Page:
The government of Nicaragua and representatives of the Spanish hotel chain Grupo Barceló announced on Wednesday a joint venture to build a tourism airport at the Hotel Barceló Montelimar, in the central Pacific municipality of San Rafael del Sur.
The tourism airstrip—the first that will build on Nicaragua’s Pacific coast—will be 75% owned by the government and 25% owned by Grupo Barceló, which operates two hotels in Nicaragua.
Tourism Minister Mario Salinas said the new airport will mean more tourists and possibly more international flight connections.
“With this new airport tourists can arrive directly, not only from within Nicaragua, but also on direct flights from other Central American countries, from Costa Rica, El Salvador, Guatemala or Panama,” Salinas said, according to official media.
Nicaragua’s polemic attorney general also celebrated the agreement.
“The new airport will help tourism and help development in the Pacific coastal zone of our country,” said Hernán Estrada, who signed the accord on behalf of the government. “This will contribute to everything we have been doing in the past years, which is promote tourism and investment and promote judicial security for private businesses and also for the state of Nicaragua.”
A negotiated settlement?
Estrada’s generous assessment of his job performance promoting tourism and judicial security in Nicaragua might not be shared by all foreign investors who have dealt with his office.
Indeed, just four years ago Grupo Barceló claimed it was being “harassed” by the attorney general’s office after Estrada put a lien on the all-inclusive resort, claiming that the Spanish hotel company was in arrears with the Nicaraguan government for not paying in full for the property.
The original hotel facility, located on a sprawling beach property confiscated from the Somoza family during the revolution, was built by the Sandinista government in the 1980s to provide a socialist beach getaway.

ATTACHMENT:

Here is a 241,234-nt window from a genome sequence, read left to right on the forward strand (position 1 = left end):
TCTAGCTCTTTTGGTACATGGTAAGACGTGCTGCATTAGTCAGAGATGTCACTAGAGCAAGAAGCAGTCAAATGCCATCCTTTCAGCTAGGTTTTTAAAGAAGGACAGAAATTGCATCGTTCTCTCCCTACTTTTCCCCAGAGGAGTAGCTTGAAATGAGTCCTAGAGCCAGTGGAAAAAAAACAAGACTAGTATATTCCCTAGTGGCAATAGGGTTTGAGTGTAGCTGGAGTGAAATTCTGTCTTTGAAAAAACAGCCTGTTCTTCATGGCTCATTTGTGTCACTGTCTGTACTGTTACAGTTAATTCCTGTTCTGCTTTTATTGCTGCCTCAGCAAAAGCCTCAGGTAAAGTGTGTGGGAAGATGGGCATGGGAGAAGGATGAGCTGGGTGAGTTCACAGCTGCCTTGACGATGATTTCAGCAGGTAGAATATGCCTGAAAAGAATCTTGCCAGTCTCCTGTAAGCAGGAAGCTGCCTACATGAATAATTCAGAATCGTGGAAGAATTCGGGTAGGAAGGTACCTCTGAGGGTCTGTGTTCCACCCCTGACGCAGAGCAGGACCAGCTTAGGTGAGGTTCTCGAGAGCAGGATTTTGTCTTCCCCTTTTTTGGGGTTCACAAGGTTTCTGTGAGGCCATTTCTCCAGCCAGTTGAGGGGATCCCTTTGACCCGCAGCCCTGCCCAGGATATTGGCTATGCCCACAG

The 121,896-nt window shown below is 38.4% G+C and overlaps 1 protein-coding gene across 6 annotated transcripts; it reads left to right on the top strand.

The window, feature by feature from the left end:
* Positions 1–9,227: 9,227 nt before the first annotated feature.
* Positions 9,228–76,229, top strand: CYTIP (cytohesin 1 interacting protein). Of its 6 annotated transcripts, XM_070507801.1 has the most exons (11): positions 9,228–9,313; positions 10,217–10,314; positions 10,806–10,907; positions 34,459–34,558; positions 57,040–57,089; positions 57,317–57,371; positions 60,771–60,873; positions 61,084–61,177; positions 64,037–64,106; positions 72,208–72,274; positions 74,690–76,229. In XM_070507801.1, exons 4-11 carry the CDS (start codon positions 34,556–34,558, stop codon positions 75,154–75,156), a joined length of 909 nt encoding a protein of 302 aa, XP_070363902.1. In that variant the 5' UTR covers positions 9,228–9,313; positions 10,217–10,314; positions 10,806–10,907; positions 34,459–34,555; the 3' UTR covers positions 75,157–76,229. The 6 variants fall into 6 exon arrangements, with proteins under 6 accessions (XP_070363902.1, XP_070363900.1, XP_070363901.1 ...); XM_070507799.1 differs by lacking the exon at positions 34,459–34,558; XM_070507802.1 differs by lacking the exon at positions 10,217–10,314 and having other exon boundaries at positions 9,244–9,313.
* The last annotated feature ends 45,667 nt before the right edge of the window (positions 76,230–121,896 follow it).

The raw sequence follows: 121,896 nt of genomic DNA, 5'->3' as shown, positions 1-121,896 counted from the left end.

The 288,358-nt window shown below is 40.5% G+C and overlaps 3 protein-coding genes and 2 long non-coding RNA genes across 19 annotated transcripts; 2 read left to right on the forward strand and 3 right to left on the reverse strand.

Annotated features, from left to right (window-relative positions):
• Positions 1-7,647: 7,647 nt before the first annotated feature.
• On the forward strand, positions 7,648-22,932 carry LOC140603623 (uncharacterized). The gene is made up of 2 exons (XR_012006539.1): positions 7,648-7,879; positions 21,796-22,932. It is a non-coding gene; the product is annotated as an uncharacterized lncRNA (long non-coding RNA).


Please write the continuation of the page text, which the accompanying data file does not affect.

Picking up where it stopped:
Three years after the Sandinistas were voted out of power, the property was sold to Grupo Barceló for $3 million. Fifteen years later, when the Sandinistas returned to power, they contested the 1993 sale, calling the price that was paid for the hotel “ridiculous.”
Estrada argued that the $3 million paid in 1993 was meant to be a down payment and the rest was to be paid with 10 annual installments from 1996 and 2006. At the very least, Estrada argued, the hotel owes Nicaragua $1 million in back taxes. President Daniel Ortega went so far as to threaten expropriation if the hotel didn’t pay up.
Grupo Barceló cried foul and claimed the Sandinistas were wrong on all counts. The Spanish hotel chain said the deal they made in 1993 was to buy the entire property for $3 million, a fair price, they said, for a war-torn country with no infrastructure or tourists to put in the rooms. In addition, Barceló’s lawyer, Tomas Delaney, argued that the hotel had paid more than $9 million in taxes since 1993. He said the hotel company didn’t owe the government anything else.
Delaney said in a 2008 press conference that Grupo Barceló felt like the Sandinista government was treating them “like delinquents.”
Now, the new joint venture to build an airport in San Rafael del Sur (presumably where Somoza’s old airstrip used to be) appears to have settled the dispute between the government and the hotel group.
“This is an important day because it puts an end to the differences, which were resolved in benefit of everyone,” said Spanish Ambassador León de la Torre Krais.